> communication channels via the Get Involved page <link>.
> - When the patch has actual new functionality, user reviews will help a
> lot too. A lot of patches were tested first by providing public builds
> via websites like graphicall.org, or via forums on www.blender.org or
> www.blenderartists.org.
> 3) The review process
> We recommend every of the active Blender developers to spend some time
> on reviewing patches. In the past we've done that a lot, and with a bit
> of luck you'll get great comments and advise for how to improve it.
> However... to prevent people to feel obliged to spend time on lengthy
> review discussions we also add a grading convention:
> - A patch review can be a simple comment only saying "+1" (I like it)
> or "-1" (I don't like it). No justifications are needed for that, nor a
> note whether this is about functionality or implementation.
> - Getting three "+1" marks from current bf-blender team members <link>
> means that your patch gets the highest priority for review, discussed
> in our weekly irc meetings and assigned to one of the maintainers for a
> serious review.
> Other people's votes will only be viewed as an indication.
> - Getting three "-1" marks from current bf-blender team members will
> allow us to close the patch without further explanation.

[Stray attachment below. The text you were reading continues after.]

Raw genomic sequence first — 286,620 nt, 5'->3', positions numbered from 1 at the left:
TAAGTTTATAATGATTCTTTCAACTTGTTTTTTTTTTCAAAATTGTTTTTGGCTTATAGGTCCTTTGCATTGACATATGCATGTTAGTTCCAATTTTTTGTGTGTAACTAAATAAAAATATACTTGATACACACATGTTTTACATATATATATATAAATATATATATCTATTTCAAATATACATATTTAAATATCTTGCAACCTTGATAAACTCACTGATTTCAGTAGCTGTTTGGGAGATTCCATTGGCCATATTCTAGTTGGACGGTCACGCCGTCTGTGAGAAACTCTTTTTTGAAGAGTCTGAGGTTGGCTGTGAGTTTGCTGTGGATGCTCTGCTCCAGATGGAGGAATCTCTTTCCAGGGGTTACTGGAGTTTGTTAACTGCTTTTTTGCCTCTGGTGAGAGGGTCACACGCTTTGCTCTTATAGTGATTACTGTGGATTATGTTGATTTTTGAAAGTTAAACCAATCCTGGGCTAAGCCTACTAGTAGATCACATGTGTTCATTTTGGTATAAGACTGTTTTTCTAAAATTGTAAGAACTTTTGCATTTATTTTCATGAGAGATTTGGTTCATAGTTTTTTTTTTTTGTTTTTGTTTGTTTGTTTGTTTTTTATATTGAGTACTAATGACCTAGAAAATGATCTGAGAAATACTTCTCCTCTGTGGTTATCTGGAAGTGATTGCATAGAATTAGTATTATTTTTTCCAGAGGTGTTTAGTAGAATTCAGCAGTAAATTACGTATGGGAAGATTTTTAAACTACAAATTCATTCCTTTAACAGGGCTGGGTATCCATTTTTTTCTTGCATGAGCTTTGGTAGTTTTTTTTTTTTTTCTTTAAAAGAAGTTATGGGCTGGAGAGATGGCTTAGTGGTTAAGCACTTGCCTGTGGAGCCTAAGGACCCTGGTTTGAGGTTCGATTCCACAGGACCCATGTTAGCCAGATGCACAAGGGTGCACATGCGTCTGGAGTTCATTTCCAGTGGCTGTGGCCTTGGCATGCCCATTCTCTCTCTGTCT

> - When positive or negative marks both occur, we'll sum the total and
> apply the rules above.
> 4) Help my patch got rejected!
> First of all, we're all software developers here, and we understand
> code work on Blender shows a lot of commitment, and has been your time
> investment with all the good intentions to help us out. A rejection
> doesn't mean we don't like you, nor that we don't like to see actively
> helping out as a contributor! It's all human beings here, with personal
> preferences, and ideas for how to make Blender a better product. It
> makes Blender as an open source project strong if we allow active
> developers and maintainers to make individual choices too. They're
> getting empowered to do development, which also implies they have get
> the benefit of the doubt in making tough decisions.
> Nevertheless, mistakes can always happen! Here's what to do to get a
> patch considered after all:
> - Contact the developer list with a friendly request for (additional)
> reviews. Make sure the current maintainer of code at least is aware of
> this rejection.
> - If no result or consensus in the project team can be found, you can
> ask the 'admins' of bf-blender to provide a final verdict (Matt,
> Willian, Martin, Ton).
> -----------------------------
> -Ton-
> ------------------------------------------------------------------------
> Ton Roosendaal  Blender Foundation   ton at blender.org    www.blender.org
> Blender Institute BV  Entrepotdok 57A  1018AD Amsterdam The Netherlands
> _______________________________________________
> Bf-committers mailing list
> Bf-committers at blender.org
> http://lists.blender.org/mailman/listinfo/bf-committers